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Council of Canadians supports action against Quebec extra-billing law

The Council of Canadians supports Réseau FADOQ, along with Quebec and national health care advocates in Montreal today as they demand the federal government fulfill their responsibility and enforce the Canadian Health Act (CHA)

Article 3 of the CHA states: “It is hereby declared that the primary objective of Canadian health care policy is to protect, promote and restore the physical and mental well-being of residents of Canada and to facilitate reasonable access to health services without financial or other barriers.” Further, article 18 specifies that a province or territory is not entitled to full compensation for extra-billing, article 20 which sets out that extra billed fees will be deducted dollar for dollar from the federal contribution.

The Quebec National Assembly approved Bill 20 which is an omnibus bill that enables physicians to charge extra fees (with no established limits) to their patients for services already insured under public medicare. Instead of coming down against extra-billing, which has been tolerated for too long, Minister Gaétan Barrette worked to normalize the practice instead.

Sadly, in Quebec it is now common to pay over $500 for anesthesia when having a colonoscopy or $80, for eye drops, during the treatment of macular degeneration. While this is prohibited under the CHA, the Quebec government has passed legislation which allows for this extra-billing.  These barriers to accessing healthcare infringe on the core principle of our medicare system, everyone should have the right to access health care based on need and not the ability to pay.

Yesterday, Jean-Pierre Ménard , the lawyer for the plaintiffs (Réseau FADOQ)  filed a petition for a writ of mandamus in the Federal Court of Canada. It asks the court to order the public authority (the Minister of Health for Canada, Jane Philpott) to perform the duty required by law to apply the CHA to counter Quebec’s Bill 20.

Quebec is one of the provinces at the forefront of the erosion of our universal public health care system who are allowing patients to be charged for services that are covered by the public system. In a press release from Canadian Doctors for Medicare, Dr. Brian Hutchison states, “Extra billing and user fees are, in fact, barriers to health care. When doctors begin charging auxiliary fees, it creates a two-tier health care system: one for those who can afford it and one for those who cannot… Research shows that user fees are an impediment to care, especially for low income people who often don’t access care until they are so sick they can’t avoid it… This not only damages their quality of life, but leads to higher healthcare costs”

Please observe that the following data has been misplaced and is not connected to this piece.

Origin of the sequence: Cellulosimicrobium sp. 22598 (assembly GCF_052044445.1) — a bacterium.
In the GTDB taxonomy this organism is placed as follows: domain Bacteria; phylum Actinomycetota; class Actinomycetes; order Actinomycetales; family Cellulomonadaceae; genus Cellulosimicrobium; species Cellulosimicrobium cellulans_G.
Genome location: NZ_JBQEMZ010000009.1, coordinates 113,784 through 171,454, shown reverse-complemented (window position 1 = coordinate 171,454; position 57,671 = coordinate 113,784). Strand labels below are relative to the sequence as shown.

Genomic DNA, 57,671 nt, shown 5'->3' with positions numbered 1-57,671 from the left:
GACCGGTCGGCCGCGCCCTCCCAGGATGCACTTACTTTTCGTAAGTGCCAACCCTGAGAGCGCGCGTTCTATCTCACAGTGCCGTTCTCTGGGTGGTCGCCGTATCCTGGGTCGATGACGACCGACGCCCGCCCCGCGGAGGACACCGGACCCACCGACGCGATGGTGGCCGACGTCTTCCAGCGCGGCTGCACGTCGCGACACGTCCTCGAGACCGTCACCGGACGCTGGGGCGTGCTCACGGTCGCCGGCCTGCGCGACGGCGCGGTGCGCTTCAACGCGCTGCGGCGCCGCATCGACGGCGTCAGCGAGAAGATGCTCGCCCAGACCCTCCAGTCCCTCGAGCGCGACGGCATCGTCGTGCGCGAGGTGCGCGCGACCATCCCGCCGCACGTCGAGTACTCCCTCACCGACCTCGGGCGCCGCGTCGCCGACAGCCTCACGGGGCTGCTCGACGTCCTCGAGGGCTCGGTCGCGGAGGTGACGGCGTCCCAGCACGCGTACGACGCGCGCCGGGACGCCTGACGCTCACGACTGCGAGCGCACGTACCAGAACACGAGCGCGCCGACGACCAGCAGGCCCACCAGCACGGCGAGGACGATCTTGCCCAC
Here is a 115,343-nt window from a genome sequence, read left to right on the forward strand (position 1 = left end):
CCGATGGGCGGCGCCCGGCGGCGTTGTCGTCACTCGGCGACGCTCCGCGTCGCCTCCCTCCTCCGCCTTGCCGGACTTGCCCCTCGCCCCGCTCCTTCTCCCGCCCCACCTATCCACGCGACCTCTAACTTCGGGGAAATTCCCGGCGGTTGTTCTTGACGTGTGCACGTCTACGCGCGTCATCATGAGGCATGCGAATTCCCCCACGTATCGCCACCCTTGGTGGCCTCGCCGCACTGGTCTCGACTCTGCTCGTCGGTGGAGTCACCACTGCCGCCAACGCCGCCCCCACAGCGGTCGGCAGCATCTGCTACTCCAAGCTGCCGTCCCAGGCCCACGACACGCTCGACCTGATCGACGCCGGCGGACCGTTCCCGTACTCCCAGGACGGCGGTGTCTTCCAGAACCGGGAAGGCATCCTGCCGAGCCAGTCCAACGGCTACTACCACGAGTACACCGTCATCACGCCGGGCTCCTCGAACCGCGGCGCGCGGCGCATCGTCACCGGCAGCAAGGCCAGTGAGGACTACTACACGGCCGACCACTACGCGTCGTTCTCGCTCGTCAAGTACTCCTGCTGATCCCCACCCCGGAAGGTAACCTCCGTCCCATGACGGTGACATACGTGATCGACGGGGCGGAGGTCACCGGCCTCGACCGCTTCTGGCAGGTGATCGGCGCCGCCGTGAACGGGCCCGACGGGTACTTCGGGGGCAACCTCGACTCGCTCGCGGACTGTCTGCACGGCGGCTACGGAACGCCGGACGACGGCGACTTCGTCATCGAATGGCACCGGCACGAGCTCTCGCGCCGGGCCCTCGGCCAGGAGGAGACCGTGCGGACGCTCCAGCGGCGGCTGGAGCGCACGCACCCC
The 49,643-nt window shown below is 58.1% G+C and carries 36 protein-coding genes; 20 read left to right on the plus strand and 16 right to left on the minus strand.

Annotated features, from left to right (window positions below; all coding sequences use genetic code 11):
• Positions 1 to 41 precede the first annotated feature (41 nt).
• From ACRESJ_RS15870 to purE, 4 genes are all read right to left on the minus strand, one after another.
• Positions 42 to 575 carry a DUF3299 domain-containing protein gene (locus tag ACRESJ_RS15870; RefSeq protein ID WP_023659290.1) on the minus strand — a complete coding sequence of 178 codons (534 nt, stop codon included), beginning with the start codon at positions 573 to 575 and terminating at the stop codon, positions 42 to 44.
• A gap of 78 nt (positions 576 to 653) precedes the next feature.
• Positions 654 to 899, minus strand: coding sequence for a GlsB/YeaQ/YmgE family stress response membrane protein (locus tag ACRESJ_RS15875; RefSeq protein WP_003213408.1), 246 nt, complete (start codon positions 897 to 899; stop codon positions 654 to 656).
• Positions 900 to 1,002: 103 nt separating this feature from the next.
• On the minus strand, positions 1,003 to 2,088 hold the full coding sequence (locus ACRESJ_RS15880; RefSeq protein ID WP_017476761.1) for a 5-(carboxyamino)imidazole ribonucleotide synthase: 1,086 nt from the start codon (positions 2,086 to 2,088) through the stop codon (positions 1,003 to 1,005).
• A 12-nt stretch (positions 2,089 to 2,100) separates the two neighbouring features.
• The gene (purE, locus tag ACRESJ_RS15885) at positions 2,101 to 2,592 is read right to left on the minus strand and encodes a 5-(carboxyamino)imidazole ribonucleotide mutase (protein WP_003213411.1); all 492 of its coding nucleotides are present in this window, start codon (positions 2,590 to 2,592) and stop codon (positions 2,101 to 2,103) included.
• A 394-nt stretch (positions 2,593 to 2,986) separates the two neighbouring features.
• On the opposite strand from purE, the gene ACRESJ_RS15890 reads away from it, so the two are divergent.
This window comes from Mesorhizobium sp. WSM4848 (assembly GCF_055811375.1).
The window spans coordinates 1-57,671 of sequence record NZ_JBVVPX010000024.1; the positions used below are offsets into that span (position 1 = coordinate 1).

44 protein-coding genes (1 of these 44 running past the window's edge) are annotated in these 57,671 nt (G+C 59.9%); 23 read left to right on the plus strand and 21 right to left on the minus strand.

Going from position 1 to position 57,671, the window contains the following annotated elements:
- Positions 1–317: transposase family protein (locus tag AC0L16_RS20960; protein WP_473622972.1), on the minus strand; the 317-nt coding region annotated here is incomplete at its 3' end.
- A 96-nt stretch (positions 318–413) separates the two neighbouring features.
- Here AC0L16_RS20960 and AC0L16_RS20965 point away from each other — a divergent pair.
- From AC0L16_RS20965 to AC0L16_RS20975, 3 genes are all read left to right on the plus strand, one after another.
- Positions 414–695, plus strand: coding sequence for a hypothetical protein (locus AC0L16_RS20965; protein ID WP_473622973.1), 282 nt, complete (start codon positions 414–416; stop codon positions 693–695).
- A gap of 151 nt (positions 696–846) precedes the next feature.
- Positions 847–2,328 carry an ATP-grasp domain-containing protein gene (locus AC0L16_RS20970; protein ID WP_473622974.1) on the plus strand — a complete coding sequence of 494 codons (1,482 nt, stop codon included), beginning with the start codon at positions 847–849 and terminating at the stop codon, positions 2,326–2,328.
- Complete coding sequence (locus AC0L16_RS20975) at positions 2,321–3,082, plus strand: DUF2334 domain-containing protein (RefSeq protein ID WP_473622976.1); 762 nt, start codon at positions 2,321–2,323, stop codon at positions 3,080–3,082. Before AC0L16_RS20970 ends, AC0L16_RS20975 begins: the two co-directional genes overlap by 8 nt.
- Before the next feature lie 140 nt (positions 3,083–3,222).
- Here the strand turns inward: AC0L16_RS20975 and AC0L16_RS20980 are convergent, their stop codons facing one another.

Lucie Levasseur, President of CUPE-Quebec and General Vice-President of CUPE highlighted, “Billing for medically required health care is a growing scandal. It is an attack on the dignity of the less fortunate and an attack on the very foundations of our public health care system. It is high time for the Couillard Government to be put in its place on this issue.”

The Canadian Health Coaltion states that, “In the past 10 years there has been very little monitoring of the CHA. While there are gross violations happening across Canada — such as the extra-billing of patients in Quebec, British Columbia and Ontario — the federal government has turned a blind eye.” 

This is believed to be the first time a civil society group has asked the Federal Court to compel the federal government to apply the Canadian Health Act, their own law.  Council of Canadians National Health Campaigner, Michael Butler, has highlighted that, “It shouldn’t be necessary for the civil society to demand their government start enforcing the CHA and stop turning a blind eye to two-tier US style health care.  There doesn’t seem to be much ‘real change’, but just a continuation of the Harper government’s policies in this regard. The Council of Canadians supports FADOQ as it defends the public’s interest and the right to healthcare.”